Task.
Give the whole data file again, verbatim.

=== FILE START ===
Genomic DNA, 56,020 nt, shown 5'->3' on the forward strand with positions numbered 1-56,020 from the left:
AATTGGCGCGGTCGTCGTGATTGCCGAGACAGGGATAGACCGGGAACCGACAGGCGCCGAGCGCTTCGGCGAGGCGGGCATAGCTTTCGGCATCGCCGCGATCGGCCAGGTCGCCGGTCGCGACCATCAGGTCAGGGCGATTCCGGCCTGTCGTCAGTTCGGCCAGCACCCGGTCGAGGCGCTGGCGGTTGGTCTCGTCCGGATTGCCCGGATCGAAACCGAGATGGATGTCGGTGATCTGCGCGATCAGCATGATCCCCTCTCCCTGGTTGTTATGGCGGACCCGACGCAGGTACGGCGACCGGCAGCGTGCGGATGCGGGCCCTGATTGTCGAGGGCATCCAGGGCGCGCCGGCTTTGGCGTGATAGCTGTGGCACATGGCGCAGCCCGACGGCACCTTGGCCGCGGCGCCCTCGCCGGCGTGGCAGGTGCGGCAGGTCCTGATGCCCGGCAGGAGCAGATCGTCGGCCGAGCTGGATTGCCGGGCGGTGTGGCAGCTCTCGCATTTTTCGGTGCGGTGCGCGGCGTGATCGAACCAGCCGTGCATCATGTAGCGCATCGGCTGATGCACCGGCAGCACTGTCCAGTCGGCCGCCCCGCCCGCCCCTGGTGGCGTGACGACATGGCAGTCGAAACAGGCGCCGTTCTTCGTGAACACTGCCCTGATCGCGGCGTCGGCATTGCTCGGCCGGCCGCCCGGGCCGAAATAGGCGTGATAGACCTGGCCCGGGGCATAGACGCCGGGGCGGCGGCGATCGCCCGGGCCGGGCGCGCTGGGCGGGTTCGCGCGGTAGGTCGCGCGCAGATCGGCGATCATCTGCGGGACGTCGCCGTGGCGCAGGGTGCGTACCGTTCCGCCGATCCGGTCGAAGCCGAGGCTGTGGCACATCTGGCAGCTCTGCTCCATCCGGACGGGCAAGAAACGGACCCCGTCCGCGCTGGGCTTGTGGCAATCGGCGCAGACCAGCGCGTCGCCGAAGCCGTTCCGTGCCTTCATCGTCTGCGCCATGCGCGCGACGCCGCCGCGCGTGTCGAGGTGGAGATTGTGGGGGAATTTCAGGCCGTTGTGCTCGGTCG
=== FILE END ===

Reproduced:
Genomic DNA, 56,020 nt, shown 5'->3' on the forward strand with positions numbered 1-56,020 from the left:
AATTGGCGCGGTCGTCGTGATTGCCGAGACAGGGATAGACCGGGAACCGACAGGCGCCGAGCGCTTCGGCGAGGCGGGCATAGCTTTCGGCATCGCCGCGATCGGCCAGGTCGCCGGTCGCGACCATCAGGTCAGGGCGATTCCGGCCTGTCGTCAGTTCGGCCAGCACCCGGTCGAGGCGCTGGCGGTTGGTCTCGTCCGGATTGCCCGGATCGAAACCGAGATGGATGTCGGTGATCTGCGCGATCAGCATGATCCCCTCTCCCTGGTTGTTATGGCGGACCCGACGCAGGTACGGCGACCGGCAGCGTGCGGATGCGGGCCCTGATTGTCGAGGGCATCCAGGGCGCGCCGGCTTTGGCGTGATAGCTGTGGCACATGGCGCAGCCCGACGGCACCTTGGCCGCGGCGCCCTCGCCGGCGTGGCAGGTGCGGCAGGTCCTGATGCCCGGCAGGAGCAGATCGTCGGCCGAGCTGGATTGCCGGGCGGTGTGGCAGCTCTCGCATTTTTCGGTGCGGTGCGCGGCGTGATCGAACCAGCCGTGCATCATGTAGCGCATCGGCTGATGCACCGGCAGCACTGTCCAGTCGGCCGCCCCGCCCGCCCCTGGTGGCGTGACGACATGGCAGTCGAAACAGGCGCCGTTCTTCGTGAACACTGCCCTGATCGCGGCGTCGGCATTGCTCGGCCGGCCGCCCGGGCCGAAATAGGCGTGATAGACCTGGCCCGGGGCATAGACGCCGGGGCGGCGGCGATCGCCCGGGCCGGGCGCGCTGGGCGGGTTCGCGCGGTAGGTCGCGCGCAGATCGGCGATCATCTGCGGGACGTCGCCGTGGCGCAGGGTGCGTACCGTTCCGCCGATCCGGTCGAAGCCGAGGCTGTGGCACATCTGGCAGCTCTGCTCCATCCGGACGGGCAAGAAACGGACCCCGTCCGCGCTGGGCTTGTGGCAATCGGCGCAGACCAGCGCGTCGCCGAAGCCGTTCCGTGCCTTCATCGTCTGCGCCATGCGCGCGACGCCGCCGCGCGTGTCGAGGTGGAGATTGTGGGGGAATTTCAGGCCGTTGTGCTCGGTCG